Watermarks is the story of Jewish sports club, Hakoah Wien, which was formed in Vienna, Austria in 1909. The club was formed as a reaction to the Aryan Paragraph, according to which Jews were forbidden membership in many organizations. Hakoah grew quickly, and became one of Europe’s largest sports clubs. Although the club sponsored various sports including fencing and soccer, the film is primarily concerned with the girls’ swim team of the 1930s.
In the 1930s the Hakoah swim team dominated women’s water sports in Austria. In 1936 three members were chosen to go to the Berlin Olympics, but all three refused to participate. For this they were banned from entering Austrian swim events, and their swim records were struck from the record books. After the Anschluss (the annexation of Austria to the Third Reich) of 1938, the director of Hakoah became a wanted man. He left Austria, and from the USA he orchestrated the illegal immigration of the club members to other countries. Every member of the swim team made it to safety.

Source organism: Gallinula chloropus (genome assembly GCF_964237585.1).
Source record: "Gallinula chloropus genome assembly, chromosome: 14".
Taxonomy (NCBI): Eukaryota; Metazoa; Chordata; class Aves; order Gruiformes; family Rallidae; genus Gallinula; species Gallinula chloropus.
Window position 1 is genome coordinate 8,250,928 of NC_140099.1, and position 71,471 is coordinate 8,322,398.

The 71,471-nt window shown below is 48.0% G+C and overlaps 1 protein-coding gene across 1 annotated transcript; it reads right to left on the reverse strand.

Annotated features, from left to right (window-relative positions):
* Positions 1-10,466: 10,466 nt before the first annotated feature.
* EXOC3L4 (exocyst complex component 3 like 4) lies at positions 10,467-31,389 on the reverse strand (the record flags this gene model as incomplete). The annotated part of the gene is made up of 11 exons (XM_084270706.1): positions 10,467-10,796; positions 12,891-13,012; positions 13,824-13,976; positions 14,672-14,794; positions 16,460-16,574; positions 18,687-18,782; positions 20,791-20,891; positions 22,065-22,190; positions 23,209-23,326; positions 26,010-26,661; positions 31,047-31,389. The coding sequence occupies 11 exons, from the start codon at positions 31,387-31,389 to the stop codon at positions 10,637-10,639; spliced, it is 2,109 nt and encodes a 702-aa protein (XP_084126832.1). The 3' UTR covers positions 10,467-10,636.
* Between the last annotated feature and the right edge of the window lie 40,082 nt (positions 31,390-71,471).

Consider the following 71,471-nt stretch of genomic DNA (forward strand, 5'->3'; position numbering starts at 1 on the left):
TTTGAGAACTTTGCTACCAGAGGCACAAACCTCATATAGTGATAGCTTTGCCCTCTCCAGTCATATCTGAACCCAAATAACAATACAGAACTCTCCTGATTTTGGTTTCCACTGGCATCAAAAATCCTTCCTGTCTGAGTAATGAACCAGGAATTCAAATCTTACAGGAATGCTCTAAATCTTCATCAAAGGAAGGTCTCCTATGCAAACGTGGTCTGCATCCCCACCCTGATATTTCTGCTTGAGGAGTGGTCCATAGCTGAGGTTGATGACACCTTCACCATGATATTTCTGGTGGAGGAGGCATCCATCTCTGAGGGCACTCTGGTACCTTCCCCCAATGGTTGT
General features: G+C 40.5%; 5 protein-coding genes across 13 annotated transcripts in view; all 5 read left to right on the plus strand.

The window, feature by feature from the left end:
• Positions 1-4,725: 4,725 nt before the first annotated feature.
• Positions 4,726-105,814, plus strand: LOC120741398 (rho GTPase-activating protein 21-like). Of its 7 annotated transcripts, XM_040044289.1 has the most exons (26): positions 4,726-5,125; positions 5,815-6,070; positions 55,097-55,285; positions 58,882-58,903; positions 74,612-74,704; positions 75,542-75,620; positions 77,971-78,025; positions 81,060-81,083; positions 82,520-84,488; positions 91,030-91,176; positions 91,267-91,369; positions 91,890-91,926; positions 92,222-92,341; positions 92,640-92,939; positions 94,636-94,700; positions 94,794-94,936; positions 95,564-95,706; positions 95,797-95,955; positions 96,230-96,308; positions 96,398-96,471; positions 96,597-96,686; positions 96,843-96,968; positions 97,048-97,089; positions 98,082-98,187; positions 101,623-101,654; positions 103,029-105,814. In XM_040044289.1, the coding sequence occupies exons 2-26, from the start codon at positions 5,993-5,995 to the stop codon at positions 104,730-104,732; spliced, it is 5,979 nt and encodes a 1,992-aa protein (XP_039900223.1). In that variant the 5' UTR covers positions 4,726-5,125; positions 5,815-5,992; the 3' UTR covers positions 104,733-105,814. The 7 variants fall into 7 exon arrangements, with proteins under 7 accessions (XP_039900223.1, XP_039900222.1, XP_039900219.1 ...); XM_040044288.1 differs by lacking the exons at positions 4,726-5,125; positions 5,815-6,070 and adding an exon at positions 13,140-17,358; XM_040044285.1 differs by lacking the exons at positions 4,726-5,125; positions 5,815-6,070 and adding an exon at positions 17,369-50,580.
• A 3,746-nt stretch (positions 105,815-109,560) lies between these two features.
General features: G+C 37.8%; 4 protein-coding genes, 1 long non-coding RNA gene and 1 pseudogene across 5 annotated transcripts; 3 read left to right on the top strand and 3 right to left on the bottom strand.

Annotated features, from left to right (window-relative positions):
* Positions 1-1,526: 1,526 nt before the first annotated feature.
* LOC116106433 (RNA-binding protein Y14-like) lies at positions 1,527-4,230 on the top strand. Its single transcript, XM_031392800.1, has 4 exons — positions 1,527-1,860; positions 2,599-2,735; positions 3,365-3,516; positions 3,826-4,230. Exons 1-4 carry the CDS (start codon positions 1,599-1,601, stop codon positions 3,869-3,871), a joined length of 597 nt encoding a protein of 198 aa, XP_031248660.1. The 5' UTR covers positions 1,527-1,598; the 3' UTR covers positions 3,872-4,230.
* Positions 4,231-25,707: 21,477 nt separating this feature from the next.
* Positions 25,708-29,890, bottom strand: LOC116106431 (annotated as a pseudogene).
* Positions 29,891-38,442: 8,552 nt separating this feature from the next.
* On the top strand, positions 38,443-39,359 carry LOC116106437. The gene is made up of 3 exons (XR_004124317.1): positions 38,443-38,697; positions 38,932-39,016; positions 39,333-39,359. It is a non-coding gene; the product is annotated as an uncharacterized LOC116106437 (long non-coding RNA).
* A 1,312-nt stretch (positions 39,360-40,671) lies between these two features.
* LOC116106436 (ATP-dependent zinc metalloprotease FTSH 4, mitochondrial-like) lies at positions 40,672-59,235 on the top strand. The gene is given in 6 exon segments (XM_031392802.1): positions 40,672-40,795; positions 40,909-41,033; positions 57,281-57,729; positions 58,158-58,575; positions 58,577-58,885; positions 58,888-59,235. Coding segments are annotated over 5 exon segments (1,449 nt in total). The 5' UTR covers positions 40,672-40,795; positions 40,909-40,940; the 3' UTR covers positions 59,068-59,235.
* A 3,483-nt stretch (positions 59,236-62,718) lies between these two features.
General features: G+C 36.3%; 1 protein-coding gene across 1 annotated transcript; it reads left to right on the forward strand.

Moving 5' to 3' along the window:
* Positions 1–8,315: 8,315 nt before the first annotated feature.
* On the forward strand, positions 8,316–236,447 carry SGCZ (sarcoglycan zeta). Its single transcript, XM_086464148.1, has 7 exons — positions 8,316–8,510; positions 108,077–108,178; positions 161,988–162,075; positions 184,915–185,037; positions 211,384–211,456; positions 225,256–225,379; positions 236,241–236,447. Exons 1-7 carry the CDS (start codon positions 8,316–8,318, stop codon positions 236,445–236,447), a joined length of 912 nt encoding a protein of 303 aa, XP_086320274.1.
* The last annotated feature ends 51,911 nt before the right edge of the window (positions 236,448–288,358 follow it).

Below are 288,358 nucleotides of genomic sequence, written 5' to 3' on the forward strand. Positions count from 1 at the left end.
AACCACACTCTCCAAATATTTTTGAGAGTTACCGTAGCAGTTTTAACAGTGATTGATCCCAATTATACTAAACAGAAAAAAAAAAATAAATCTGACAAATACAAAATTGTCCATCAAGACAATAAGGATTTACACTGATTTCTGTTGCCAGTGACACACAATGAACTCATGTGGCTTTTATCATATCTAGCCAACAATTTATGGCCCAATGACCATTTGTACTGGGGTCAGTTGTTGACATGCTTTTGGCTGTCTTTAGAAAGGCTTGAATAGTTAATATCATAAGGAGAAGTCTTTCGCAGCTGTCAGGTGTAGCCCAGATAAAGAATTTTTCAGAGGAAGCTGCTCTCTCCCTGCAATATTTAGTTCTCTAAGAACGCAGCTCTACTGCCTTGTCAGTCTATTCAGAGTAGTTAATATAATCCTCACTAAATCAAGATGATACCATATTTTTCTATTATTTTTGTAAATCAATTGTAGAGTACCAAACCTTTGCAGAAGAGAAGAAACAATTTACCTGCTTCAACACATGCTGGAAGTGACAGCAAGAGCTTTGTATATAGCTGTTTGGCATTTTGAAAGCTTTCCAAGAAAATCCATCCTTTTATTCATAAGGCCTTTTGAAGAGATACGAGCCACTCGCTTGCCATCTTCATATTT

The idea for the film was to have a reunion of the remaining swim team members at the old swimming pool in Vienna. The filmmaker crafts the story by way of archival film and photos, and with interviews with the women, who at the time of the filming in 2004, were all in their 80s.
They tell a compelling story of feeling like strangers in their own country. Several are worried about returning to a city that turned its back on them, young women who only wanted “swimming, training, swimming, swimming, swimming.” But they do return and take to the pool wearing reproductions of their 1930s swimsuits.
Watermarks was suggested to me by a reader of The Vintage Traveler who thought I might enjoy the film, and was she ever right. I love it when this happens!